But you supported them for president. You sanctioned them. You were a part of the causal chain which led to them being president, and besides, a vote is an endorsement. You did have a choice. If everyone refused to vote, or instead voted for a write-in candidate who didn't support rights-violations, then they wouldn't have been elected. But instead you supported them, you were a part of causing them to be elected, you sanctioned them to hold the office. And while generally you're not morally responsible for other people's actions, if they've outlined their platform, and you supported them, and they carried out their platform, then there's no way to see this as not being consented to. They told you what they wanted to do, and you didn't say "no", you said "yes". That's consent. And if you consent to the violation of other people's rights - you're guilty of that injustice.

You can't force enough people to vote for somebody good though. You can't change enough of their minds over night either. Right now, a truly good person just cannot win any major election. That's just a plain old fact. It's why Objectivists are currently focusing on educating people and not trying to win elections already. Take the following conditions: 1) only bad people stand a chance at winning and you know that it's only a question of type and quantity of force being initiated rather than initiation of force v. no initiation of force 2) one or more of the realistic options is looking decidedly worse than the other(s) for initiating force against you and your values 3) it looks like the lesser bad one(s) is/are not easily in the lead to win over the worse one(s). In this case, I think the same logic applies as in the following scenario: Somebody kidnapped you, tied you up, and then told you to pick between being punched or disemboweled. If you don't pick, and fast, they're going to just flip a coin. They won't be talked out of it and you can't move to just escape. Picking being punched wouldn't be a sanction of force. It's just defending yourself as best as you can at the time. It's patently against your self interest to just allow greater force to be initiated against you, especially if it's likely to be large and long term.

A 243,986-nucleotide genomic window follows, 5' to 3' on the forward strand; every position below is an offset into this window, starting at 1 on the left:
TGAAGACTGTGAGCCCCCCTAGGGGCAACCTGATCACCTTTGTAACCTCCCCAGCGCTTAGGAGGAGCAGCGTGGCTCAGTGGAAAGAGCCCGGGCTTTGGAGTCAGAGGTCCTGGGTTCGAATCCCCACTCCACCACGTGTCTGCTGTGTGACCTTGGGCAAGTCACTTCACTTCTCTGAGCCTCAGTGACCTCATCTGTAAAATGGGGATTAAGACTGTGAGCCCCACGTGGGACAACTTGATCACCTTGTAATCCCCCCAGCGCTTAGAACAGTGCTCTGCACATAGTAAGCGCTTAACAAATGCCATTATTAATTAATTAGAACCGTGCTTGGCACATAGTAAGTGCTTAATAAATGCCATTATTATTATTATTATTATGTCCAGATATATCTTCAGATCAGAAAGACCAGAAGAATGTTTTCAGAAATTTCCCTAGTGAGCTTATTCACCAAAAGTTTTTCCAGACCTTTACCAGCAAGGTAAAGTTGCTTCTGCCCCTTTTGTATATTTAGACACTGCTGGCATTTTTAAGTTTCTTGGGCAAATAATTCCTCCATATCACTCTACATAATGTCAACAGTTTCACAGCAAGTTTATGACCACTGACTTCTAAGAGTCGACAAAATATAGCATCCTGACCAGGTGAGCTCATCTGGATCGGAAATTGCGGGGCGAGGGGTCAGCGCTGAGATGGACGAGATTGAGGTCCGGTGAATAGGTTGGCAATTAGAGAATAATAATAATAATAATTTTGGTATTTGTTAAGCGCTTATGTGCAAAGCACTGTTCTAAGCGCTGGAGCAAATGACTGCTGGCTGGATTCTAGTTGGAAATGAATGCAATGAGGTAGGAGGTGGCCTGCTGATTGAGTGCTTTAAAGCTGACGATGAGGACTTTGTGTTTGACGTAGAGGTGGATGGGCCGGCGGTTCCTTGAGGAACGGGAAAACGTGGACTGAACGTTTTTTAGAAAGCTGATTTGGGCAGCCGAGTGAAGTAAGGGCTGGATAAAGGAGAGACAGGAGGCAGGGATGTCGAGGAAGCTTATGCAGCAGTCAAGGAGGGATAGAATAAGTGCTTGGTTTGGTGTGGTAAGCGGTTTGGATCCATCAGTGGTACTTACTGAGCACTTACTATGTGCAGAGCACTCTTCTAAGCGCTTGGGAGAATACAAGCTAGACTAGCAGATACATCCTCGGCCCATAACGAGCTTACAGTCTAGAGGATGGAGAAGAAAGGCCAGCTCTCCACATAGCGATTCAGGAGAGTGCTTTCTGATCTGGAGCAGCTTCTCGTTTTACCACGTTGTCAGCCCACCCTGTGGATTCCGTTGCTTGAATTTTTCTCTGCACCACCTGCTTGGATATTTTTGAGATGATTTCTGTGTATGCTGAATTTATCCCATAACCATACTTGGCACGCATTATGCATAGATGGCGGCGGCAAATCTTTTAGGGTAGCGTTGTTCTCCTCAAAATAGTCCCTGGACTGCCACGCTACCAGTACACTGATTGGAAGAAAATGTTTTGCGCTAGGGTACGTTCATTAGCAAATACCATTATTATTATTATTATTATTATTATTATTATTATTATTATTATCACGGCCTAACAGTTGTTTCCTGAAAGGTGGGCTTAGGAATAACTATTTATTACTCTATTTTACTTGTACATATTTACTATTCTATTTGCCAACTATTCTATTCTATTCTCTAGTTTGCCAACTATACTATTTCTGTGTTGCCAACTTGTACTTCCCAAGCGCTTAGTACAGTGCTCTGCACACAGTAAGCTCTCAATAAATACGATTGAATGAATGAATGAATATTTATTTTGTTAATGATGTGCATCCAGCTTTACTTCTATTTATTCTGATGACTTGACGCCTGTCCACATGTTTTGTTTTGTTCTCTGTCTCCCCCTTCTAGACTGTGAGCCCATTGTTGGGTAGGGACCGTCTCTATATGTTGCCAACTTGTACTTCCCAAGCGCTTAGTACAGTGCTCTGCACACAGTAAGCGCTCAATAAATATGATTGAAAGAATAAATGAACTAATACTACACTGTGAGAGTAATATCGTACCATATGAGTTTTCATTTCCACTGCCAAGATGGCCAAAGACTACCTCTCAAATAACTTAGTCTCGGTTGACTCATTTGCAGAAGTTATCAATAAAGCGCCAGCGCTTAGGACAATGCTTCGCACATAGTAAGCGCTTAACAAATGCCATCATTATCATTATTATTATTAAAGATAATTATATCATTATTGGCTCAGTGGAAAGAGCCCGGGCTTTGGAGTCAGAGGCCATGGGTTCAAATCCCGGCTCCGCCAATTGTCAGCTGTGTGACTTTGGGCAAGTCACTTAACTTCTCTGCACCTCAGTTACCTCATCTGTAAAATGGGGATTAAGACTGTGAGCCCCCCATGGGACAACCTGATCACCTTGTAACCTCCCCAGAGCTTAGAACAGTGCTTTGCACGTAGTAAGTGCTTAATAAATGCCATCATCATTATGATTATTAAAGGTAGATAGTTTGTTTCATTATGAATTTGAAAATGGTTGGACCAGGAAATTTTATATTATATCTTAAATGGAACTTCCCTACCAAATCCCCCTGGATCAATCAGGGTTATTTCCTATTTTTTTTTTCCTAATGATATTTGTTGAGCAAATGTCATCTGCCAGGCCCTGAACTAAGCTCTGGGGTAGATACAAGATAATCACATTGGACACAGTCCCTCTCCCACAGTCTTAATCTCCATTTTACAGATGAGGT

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Seems like I misread the question slightly, so my second part of my answer isn't right, not exactly. The voting is not initiation of force by proxy, I'm saying that taxation is still force used against the person who voted. It's not like consenting in my first example, as -that- person agrees that taxation is proper AND voted for the candidate. Voting is not necessarily consent, it depends on motives or reasons for picking that candidate. Just because consequences match doesn't mean the same standards were used.

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1 hour ago, Eiuol said:

The voting is not initiation of force by proxy . . .